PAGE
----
In the United Kingdom, although there are regional nuances, most of the country is essentially already in lockdown or will enter it this week. Over the weekend, the UK government announced England will go into lockdown for four weeks on 5 November. While schools and universities will remain open this time around, restaurants, pubs, non-essential retail stores, leisure and entertainment will once again be forced to shut.
The UK has extended its job furlough scheme to offset the impact of the new lockdown, but there will be pressure on UK Chancellor Rishi Sunak to announce further support.
Last week was tough for European equities, with negative news and uncertainty causing the STOXX Europe 600 Index to close the week down 5.6%. The euro also came under pressure, down 1.8% vs. US dollar. The focus was on further lockdowns across the region, as discussed. With the second wave of COVID-19 now here, European equities saw their largest outflows in five months last week. Better macro data towards the end of the week showed that eurozone economies recovered more than expected in September, but this has failed to boost sentiment, with fresh restrictions likely to undermine recovery in the rest of the year.
Eurozone gross domestic product (GDP) grew 12.7% in the third quarter, ahead of expectations, but this is backward-looking, and we know further challenges remain. The German DAX Index was the clear underperformer, not helped by a profit warning from heavyweight SAP, which closed the week down 27%. It has a significant weighting in both the DAX and the Euro Stoxx 50, exacerbating losses for both indices.
There seemed to be a lack of fresh buyers on the move lower in Europe, which ties in with a severe lack of risk appetite driven by the political uncertainty in both the United States and Europe, given the Brexit backdrop.
It was a quieter week in terms of Brexit news, but there were some reports that negotiators have made progress on some of the biggest sticking points. Both sides are said to have begun working on the text of an agreement on the level competitive playing field and are close to finalising a joint document covering state aid. This sounds positive, but differences are said to remain.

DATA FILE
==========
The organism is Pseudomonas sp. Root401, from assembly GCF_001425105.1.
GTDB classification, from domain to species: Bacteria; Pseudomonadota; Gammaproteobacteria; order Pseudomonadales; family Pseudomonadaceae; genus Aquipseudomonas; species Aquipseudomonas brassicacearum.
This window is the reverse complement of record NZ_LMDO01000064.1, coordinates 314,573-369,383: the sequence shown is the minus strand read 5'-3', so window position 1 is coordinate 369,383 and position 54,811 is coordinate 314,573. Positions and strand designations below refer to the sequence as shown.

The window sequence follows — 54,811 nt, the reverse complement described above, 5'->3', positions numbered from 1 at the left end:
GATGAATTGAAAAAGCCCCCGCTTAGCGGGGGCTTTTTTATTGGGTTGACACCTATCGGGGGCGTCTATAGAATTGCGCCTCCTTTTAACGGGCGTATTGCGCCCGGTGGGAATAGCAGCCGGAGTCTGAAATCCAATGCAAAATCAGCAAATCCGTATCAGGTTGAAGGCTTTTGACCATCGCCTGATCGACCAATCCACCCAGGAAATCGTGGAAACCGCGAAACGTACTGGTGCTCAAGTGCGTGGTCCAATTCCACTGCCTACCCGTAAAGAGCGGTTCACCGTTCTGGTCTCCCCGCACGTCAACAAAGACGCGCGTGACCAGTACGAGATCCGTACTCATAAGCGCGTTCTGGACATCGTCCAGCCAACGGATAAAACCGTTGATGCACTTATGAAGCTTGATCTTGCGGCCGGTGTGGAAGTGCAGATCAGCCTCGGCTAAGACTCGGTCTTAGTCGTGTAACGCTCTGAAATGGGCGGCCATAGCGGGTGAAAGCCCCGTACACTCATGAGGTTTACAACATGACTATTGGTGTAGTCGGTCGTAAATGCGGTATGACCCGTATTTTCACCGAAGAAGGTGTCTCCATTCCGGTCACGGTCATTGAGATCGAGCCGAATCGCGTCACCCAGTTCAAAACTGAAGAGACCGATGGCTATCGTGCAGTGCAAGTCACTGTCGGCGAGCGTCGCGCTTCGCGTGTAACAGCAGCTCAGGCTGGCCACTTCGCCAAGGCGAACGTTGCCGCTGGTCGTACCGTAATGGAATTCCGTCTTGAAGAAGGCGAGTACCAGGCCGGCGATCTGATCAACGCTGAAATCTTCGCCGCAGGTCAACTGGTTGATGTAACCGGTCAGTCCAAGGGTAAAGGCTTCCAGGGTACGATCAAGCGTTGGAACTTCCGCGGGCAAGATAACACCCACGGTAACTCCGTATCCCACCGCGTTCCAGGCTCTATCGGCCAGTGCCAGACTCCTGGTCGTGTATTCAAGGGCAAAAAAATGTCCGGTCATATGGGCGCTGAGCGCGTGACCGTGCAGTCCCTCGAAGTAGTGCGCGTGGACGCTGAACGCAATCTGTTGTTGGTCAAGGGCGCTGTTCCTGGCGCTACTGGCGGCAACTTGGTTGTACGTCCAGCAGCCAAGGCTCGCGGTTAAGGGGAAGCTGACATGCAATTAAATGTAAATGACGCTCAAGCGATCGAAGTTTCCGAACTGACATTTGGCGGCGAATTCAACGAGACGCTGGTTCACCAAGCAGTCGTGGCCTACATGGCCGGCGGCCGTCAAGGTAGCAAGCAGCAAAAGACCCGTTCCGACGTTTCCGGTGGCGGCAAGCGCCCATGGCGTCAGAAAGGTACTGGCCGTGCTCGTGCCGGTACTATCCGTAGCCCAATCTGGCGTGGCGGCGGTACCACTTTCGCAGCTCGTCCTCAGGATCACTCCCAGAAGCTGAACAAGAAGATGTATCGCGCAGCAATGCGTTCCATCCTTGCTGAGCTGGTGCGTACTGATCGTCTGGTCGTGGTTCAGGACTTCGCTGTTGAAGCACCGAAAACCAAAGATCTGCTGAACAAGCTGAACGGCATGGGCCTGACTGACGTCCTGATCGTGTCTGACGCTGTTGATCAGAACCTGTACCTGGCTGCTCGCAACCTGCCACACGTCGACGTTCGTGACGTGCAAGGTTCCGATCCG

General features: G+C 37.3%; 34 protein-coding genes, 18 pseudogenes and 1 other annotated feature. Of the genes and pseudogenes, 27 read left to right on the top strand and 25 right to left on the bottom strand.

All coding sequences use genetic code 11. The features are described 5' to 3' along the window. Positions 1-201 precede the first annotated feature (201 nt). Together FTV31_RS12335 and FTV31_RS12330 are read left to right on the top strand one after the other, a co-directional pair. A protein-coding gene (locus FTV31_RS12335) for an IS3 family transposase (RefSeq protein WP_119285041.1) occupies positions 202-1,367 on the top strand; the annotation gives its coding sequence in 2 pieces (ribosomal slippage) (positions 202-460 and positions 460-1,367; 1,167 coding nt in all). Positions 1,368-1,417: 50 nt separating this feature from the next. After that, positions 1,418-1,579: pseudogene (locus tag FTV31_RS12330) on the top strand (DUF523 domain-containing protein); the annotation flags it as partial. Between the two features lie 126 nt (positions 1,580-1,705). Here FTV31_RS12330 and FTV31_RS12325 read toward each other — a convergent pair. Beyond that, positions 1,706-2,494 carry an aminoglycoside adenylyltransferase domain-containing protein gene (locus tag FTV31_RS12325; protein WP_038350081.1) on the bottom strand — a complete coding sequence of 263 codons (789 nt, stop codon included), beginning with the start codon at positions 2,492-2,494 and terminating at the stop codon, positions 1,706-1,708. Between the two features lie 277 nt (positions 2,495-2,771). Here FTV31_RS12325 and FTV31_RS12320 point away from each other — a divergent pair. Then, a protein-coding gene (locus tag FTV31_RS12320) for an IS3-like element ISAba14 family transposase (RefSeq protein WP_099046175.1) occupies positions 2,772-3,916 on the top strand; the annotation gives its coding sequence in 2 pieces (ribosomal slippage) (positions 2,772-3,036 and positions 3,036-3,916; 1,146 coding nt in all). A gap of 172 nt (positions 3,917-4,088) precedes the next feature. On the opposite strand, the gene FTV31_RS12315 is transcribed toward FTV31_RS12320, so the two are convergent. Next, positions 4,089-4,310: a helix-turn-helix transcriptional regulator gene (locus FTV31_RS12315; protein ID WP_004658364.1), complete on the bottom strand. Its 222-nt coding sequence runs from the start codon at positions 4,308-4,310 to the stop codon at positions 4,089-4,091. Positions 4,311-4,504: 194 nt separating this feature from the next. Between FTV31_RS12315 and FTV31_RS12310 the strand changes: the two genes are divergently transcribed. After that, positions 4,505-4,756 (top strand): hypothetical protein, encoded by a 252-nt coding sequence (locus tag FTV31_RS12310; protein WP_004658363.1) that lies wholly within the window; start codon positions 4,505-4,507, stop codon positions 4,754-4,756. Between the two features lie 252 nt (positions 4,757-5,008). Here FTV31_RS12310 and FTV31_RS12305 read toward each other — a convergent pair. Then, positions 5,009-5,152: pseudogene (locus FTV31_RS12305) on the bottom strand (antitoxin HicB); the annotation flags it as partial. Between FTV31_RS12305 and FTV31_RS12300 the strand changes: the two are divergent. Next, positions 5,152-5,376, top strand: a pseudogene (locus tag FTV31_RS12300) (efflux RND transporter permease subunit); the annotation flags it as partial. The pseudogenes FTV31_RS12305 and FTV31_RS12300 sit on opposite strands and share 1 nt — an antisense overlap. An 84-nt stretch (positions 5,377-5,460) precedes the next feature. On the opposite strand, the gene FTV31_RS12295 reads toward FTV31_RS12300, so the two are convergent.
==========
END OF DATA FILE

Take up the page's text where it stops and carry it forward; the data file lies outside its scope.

There was little surprise at last Thursday’s ECB meeting, with all policy measures left unchanged and dovish commentary. The central bank signaled that a package of easing measures would come at its December meeting, alongside new economic forecasts. A new paragraph was added to the introductory statement, which importantly said that on the basis of its December assessment, “the Governing Council will recalibrate its instruments, as appropriate, to respond to the unfolding situation”. ECB President Christine Lagarde said that the risks to the economy are “clearly titled to the downside”.
European banks tried to put on a positive front last week, with HSBC, Santander and Lloyds all with optimistic outlooks. European banking stocks have hit record lows in recent weeks and whether certain regulators will allow banks to resume the payment of dividends this year remains a hot topic. Swiss banks look the most optimistic. Some are advising caution and focusing on the importance of conserving capital until the full repercussions of the pandemic are clearer. There is also an argument that instead of indiscriminate bans, the issue of dividends should be dealt with on a case-by-case basis.